"It was just a bad day overall," explained Patriots corner Kyle Arrington. Ed Bouchette from the Pittsburgh Post-Gazette gives the details from a Steelers perspective. Danny Woodhead played four snaps; Chad Ochocinco played 11. Here's Mike Reiss' play-time breakdown. I'm kinda surprised there's this much conversation about the Patriots attempting an onsides kick with 2:35 remaining and three timeouts. Did we all need that decision by Bill Belichick to serve as proof for what should have been blatantly obvious to everyone? The Patriots couldn't stop the Steelers at all, and if they didn't try to get the ball back there they weren't going to get it back by stopping Pittsburgh. Rob Ryan's insistence on running his cakehole left him in a position to have to self-flagellate after his Cowboys defense got hammered by the Eagles. The Lions pummelled the Broncos and mocked the process of "Tebowing."
It's official -- the Red Sox and Cleveland Indians, who began their regular season schedules by facing one another back in April, will open their post-season play matched up again.
BREAKING DOWN CLEVELAND -- A look at the Red Sox-Indians ALDS matchup
The three A.L. division winners -- Texas, Cleveland and the Red Sox -- all won Friday night.
That gave Texas 95 wins, most in the A.L. The Red Sox could get to 95, too, by winning their final two games, and so could the Indians, by winning their final three. If Texas lost the last two games on its schedule, that would create a three-way tie for best record with 95-67 records.
But by virtue of the best common record among the three teams, Texas would win that three-way tie breaker. They also would win two-team tiebreakers with both the Red Sox and Indians.
That means the Rangers will host the wild-card winner beginning Thursday, with the Red Sox and Indians facing off in the other A.L. Division Series.
The only question remaining is which team will have home field advantage and host Games 1 and 2.
The Red Sox won the season series between the two (4-2), so they have an advantage there. The Sox have a magic number of two to clinch home field with the Tribe -- any combination of two Sox wins or Cleveland losses would give the Sox home field.
They can claim home field outright by winning their final two games, or, they can split their last two and get in if the Indians lose any of their final three.
BOSTON -- David Ortiz has spent his entire Red Sox career supplying dramatic moments. As he begins the final weekend of his last season, there are no apparent plans to change.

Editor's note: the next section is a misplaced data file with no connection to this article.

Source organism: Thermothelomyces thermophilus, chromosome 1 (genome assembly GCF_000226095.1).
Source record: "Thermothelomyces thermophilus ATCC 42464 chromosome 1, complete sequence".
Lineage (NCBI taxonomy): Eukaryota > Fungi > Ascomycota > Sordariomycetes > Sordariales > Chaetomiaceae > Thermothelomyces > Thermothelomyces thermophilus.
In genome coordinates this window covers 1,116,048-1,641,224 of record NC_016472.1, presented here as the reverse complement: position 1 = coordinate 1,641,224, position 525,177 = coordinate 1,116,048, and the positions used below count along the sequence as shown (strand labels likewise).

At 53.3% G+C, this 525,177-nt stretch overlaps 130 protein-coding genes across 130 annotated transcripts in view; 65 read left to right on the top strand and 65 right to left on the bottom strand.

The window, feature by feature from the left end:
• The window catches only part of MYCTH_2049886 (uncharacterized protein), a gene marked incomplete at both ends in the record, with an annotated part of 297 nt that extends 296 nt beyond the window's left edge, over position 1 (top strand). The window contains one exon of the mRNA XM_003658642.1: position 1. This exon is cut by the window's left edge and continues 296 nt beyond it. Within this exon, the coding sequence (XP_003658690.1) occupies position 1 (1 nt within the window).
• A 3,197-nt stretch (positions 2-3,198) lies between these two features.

Why, after all, would you mess with success?
Ortiz supplied another booster shot for Fenway Park, lining a laser shot down the right field line for a tie-breaking, two-run homer in the Red Sox' 5-3 comeback win over Toronto.
"You expect it,'' marveled Dustin Pedroia, who has been Ortiz's teammate in Boston longer than any other current Red Sox player. "It's (strange) to say because it's so tough to do. But he makes it look easy.''
Ortiz has set such a ridiculously high standard that the shock happens when he doesn't come through, rather than when he does.
You expect it.
Like Tuesday night in New York, when Ortiz came to the plate in the ninth inning, with the Red Sox trailing by two and two runners on base. The expectation was that, of course Ortiz was going to belt a three-run homer to 1) beat the Yankees and 2) secure the division title.
When he didn't, when he went down swinging, it was, however unfairly, a letdown.
That's how good he is. That's how often he's come through in such situations.
Anything less than heroics is somehow a failing.
"I don't know that you could write a script any better than what David did tonight offensively,'' said John Farrell. "He turned this place upside down, given (where we were in) the game and what was needed. Almost a storybook night for David.''
Another in a long series.
What gets lost in the drama and clutch nature of his at-bats is the smarts he utilizes.
Ortiz was facing lefty Brett Cecil, whom Toronto manager John Gibbons had summoned expressly for Ortiz, who had limited Ortiz to a .194 (6-for-31) batting average in his career, including 10 strikeouts.
The two faced each other earlier this month in Toronto, and Ortiz, as he frequently does, was taking notes.
"I kept track of my at-bat with him,'' said Ortiz. "Last time I faced him, he started me off breaking ball, breaking ball, then finished me off hard. Cecil has that god breaking ball, and his fastball is 94 mph, so you can't pick both. You've got to give him something.''
Ortiz "gave'' Cecil the curveball, and got three in a row. But when Cecil fell behind 2-and-1, he had to throw a fastball and Ortiz was ready.
Two games remain in his last season and Ortiz has 38 homers. What, he was asked, would he think of hitting 40 homers in his age 40 season?
"Forty-forty-forty,'' chuckled Ortiz. "What can I tell you? It's a pretty good season. If it happens, it happens. And it's all gravy.''
Don't put it past him. The guy has a habit of doing remarkable things that you somehow expected him to do.